There also appeared to be a “silo-isation” of Corrections management, resulting in paralysis where Serco’s shortcomings were obvious but not acted on;

328. “The Chief Custodial Officer (CCO) provides informed advice on emerging custodial practices and developments worldwide, and maintains an overview of research trends and future thinking…

329. The CCO is in daily contact with the Relationship Manager and matters arising from MECF are discussed. The CCO advised that he does not hold any authority over provisions of the Contract with Serco nor does he hold a separate statutory monitoring power…

330. He believed that there was no formal process for him to elevate matters raised by the Monitors to the Chief Executive. He understood that the appropriate formal processes for elevating these matters by the Monitors was through the Northern Regional Commissioner or Director Commercial. Accordingly, the Monitors report contractual breaches to the Commercial Contracts team. Custodial and operational issues were elevated to the Northern Regional Commissioner who is responsible for operations at all prisons in the Northern region, including MECF.” p81

Where instances of short-coming were presented to Serco, the private contractor actively fobbed off the Monitors;

332/a. “…The Monitors sent a request to MECF for a FFR [Fact Finding Reviews – FM] on 24 March 2015 in regards to the allegation of “prisoners arranging fights” they had raised on the Issues Log. A FFR conducted by Serco management, was received on 30 March 2015 and was deemed not up to standard by the Monitors. The issue was closed off on 20 April 2015 after the Monitors received an updated FFR. However the second FFR does not address the issues raised by the Relationship Manager in respect to the first FFR<b> and appeared to be the same report</b> [My emphasis – FM] . No further action was taken by the Monitors or Serco.” p.82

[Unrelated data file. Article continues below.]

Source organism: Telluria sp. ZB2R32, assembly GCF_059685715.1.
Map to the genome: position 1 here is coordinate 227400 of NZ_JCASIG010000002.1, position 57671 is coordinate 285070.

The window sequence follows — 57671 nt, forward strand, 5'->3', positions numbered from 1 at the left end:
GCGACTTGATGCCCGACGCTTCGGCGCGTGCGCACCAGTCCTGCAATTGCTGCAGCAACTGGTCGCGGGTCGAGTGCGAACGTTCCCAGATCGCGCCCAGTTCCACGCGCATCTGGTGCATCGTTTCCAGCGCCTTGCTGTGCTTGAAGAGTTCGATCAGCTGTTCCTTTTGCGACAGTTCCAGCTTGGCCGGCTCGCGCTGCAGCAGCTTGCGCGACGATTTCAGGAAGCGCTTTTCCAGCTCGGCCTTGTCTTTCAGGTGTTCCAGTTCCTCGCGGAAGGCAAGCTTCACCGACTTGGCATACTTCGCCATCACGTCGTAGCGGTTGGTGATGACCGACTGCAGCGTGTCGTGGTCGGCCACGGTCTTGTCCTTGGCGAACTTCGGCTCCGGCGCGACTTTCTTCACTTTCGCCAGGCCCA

In case the above point was lost on anyone in government or Correction, the Prison Inspector spelled it out;

333. “I believe that in the instances identified above, the Monitors were ineffective in following up on remedial actions to the issues they had raised. Issues were prematurely removed from the Issues Log without satisfactory remedial response or action from Serco.” p.82

The effectiveness of Prison Monitors then became diluted and confused;

340. “The Monitors reported that they considered that they were required to establish a balance between reporting potential non-compliance by Serco, and providing advice on operational matters to Serco. There was therefore some confusion among Monitors as to the appropriate steps required to address identified issues.